FCC Proposals Will Ban Carriers’ Use of Huawei, ZTE Gear

The FCC introduced two measures that would prevent U.S. carriers from using technology from Chinese companies Huawei and ZTE. Both measures impact the Universal Service Fund, managed by the FCC, that provides subsidies to low-income households. The first would prohibit carriers from using money from the Fund to buy ZTE or Huawei equipment. The second, under-development measure would require carriers receiving money from the Fund to remove existing Huawei and ZTE gear, possibly in exchange for replacements.

Wired reports that FCC chair Ajit Pai said, “we need to make sure our networks won’t harm our national security, threaten our economic security, or undermine our values.” “The Chinese government has shown repeatedly that it is willing to go to extraordinary lengths to do just that,” he added.

AT&T, Verizon, Sprint and T-Mobile as well as cable Internet providers do not use Huawei equipment, according to Huawei executive Tim Danks, but “Huawei does have a number of smaller, mostly rural carriers as customers in the U.S.”

Huawei stated that the plan “only impacts the broadband providers in the most unserved or underserved rural areas of the United States,” and noted that it’s never had a “major security-related incident” in 30 years of operation in 170 countries. In Pennsylvania, Laurel Highland Total Communications chief executive Jim Kail said that “even with funds from the government, replacing Huawei gear would slow down the company’s efforts to deploy high-speed Internet to new and underserved areas because the company would have to pull staff from expansion efforts.”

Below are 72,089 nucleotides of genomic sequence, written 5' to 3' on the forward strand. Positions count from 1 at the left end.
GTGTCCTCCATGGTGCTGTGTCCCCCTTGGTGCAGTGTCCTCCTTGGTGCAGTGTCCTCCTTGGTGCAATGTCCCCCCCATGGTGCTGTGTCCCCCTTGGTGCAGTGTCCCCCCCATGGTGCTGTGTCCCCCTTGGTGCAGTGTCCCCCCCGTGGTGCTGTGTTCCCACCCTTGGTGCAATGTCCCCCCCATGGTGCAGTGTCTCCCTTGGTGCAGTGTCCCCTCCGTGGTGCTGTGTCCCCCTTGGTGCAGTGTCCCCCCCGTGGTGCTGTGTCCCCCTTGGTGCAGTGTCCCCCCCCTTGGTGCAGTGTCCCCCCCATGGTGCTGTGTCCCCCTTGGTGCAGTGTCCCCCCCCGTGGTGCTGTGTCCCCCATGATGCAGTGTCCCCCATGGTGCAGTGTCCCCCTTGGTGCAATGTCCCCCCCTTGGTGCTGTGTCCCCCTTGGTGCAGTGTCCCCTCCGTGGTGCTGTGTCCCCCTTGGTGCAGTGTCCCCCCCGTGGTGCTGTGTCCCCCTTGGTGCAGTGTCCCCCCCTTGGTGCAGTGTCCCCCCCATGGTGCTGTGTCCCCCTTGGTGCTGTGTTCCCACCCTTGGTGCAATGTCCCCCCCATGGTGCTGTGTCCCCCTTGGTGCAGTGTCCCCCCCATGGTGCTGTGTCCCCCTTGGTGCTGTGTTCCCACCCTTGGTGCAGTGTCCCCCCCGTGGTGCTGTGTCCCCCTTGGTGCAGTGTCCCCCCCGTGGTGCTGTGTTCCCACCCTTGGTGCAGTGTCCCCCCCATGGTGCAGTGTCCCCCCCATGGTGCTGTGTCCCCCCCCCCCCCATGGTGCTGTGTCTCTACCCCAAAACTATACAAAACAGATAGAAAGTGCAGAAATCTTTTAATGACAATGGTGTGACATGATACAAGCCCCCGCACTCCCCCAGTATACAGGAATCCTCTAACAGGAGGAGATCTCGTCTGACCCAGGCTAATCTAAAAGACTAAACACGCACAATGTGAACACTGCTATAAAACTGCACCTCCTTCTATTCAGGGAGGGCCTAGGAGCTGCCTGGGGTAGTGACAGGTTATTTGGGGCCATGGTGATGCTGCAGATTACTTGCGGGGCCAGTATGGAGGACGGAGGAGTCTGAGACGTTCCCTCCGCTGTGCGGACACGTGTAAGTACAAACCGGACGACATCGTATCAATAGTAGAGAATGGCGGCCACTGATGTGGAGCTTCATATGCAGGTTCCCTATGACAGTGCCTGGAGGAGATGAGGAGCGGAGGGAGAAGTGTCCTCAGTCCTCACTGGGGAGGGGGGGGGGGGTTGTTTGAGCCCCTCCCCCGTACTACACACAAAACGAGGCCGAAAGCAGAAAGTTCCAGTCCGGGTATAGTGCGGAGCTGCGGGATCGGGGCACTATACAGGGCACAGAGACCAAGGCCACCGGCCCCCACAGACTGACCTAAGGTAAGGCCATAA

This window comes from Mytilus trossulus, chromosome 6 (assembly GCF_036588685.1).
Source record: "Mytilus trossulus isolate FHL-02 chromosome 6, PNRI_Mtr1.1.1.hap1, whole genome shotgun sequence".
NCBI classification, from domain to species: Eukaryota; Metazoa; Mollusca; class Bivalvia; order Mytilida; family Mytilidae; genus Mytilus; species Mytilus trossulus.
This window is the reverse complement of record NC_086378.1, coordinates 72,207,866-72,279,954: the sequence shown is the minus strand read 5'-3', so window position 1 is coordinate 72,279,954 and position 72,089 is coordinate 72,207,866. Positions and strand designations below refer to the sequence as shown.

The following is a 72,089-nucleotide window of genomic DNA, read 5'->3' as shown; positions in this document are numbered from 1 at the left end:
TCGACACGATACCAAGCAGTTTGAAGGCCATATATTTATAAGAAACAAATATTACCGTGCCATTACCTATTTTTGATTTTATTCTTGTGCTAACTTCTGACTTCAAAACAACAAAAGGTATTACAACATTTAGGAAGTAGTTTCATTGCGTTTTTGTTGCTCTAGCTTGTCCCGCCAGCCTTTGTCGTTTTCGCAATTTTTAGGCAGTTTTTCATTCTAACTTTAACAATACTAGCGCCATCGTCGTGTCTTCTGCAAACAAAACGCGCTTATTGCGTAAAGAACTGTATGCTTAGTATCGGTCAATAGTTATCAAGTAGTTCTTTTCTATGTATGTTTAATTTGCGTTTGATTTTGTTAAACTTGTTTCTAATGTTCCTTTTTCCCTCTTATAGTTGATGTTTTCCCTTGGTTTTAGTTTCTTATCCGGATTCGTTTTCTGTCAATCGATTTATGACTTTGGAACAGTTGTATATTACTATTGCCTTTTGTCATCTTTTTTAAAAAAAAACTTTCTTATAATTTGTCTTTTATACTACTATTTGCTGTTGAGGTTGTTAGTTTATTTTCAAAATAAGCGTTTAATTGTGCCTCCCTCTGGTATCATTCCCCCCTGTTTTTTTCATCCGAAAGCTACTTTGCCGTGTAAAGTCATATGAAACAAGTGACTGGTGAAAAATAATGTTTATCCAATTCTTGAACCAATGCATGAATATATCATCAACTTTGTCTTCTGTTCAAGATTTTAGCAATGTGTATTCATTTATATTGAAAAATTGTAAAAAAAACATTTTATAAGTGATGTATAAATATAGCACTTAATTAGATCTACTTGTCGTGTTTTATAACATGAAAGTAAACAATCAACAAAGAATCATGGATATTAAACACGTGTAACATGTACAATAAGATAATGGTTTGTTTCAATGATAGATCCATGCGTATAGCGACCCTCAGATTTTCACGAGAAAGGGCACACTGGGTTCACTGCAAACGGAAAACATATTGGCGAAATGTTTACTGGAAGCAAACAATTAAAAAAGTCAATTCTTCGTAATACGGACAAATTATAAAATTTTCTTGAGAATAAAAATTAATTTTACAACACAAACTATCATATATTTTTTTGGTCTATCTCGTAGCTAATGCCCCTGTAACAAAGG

He also worried that banning Huawei and ZTE gear would lead to higher prices. With regard to the two companies posing a national security risk, he noted that “we’ve had conversations with the FBI. No one’s been able to come back and say ‘here’s the proof’.”

Eastern Oregon Telecom chief executive Joseph Franell agreed. “All this gear was legally sold in the United States with full permission from the federal government,” he said. “Now we’re being told it’s not secure … how do I know what gear is going to be blessed as being secure?”

Last year, President Trump signed a defense spending bill “that banned federal agencies from buying gear from Huawei or ZTE, and from doing business with companies that use gear from the two companies.” Huawei filed suit against the U.S. government earlier this year. In its suit, “Huawei notes that other telecommunications gear and electronics from U.S. or European companies are made in China.”

The FCC proposals, which have bipartisan support, will be put to a vote on November 19.

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